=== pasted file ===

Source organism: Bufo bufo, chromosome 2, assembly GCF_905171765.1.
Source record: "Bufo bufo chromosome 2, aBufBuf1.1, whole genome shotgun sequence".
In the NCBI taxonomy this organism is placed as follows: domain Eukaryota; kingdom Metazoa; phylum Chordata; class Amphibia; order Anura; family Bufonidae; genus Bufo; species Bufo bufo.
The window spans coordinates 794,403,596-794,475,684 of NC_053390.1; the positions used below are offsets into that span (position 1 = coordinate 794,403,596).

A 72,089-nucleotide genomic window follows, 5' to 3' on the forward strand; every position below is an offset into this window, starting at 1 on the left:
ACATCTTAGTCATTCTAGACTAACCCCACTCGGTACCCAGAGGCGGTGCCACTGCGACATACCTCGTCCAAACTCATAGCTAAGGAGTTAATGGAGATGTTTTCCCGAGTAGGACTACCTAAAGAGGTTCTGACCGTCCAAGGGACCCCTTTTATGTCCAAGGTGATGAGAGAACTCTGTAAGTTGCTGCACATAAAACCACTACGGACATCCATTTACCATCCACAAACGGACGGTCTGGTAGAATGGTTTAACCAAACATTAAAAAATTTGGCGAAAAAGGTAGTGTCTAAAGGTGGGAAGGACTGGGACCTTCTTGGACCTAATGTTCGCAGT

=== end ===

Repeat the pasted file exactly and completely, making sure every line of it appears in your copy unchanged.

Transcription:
Source organism: Bufo bufo, chromosome 2, assembly GCF_905171765.1.
Source record: "Bufo bufo chromosome 2, aBufBuf1.1, whole genome shotgun sequence".
In the NCBI taxonomy this organism is placed as follows: domain Eukaryota; kingdom Metazoa; phylum Chordata; class Amphibia; order Anura; family Bufonidae; genus Bufo; species Bufo bufo.
The window spans coordinates 794,403,596-794,475,684 of NC_053390.1; the positions used below are offsets into that span (position 1 = coordinate 794,403,596).

A 72,089-nucleotide genomic window follows, 5' to 3' on the forward strand; every position below is an offset into this window, starting at 1 on the left:
ACATCTTAGTCATTCTAGACTAACCCCACTCGGTACCCAGAGGCGGTGCCACTGCGACATACCTCGTCCAAACTCATAGCTAAGGAGTTAATGGAGATGTTTTCCCGAGTAGGACTACCTAAAGAGGTTCTGACCGTCCAAGGGACCCCTTTTATGTCCAAGGTGATGAGAGAACTCTGTAAGTTGCTGCACATAAAACCACTACGGACATCCATTTACCATCCACAAACGGACGGTCTGGTAGAATGGTTTAACCAAACATTAAAAAATTTGGCGAAAAAGGTAGTGTCTAAAGGTGGGAAGGACTGGGACCTTCTTGGACCTAATGTTCGCAGT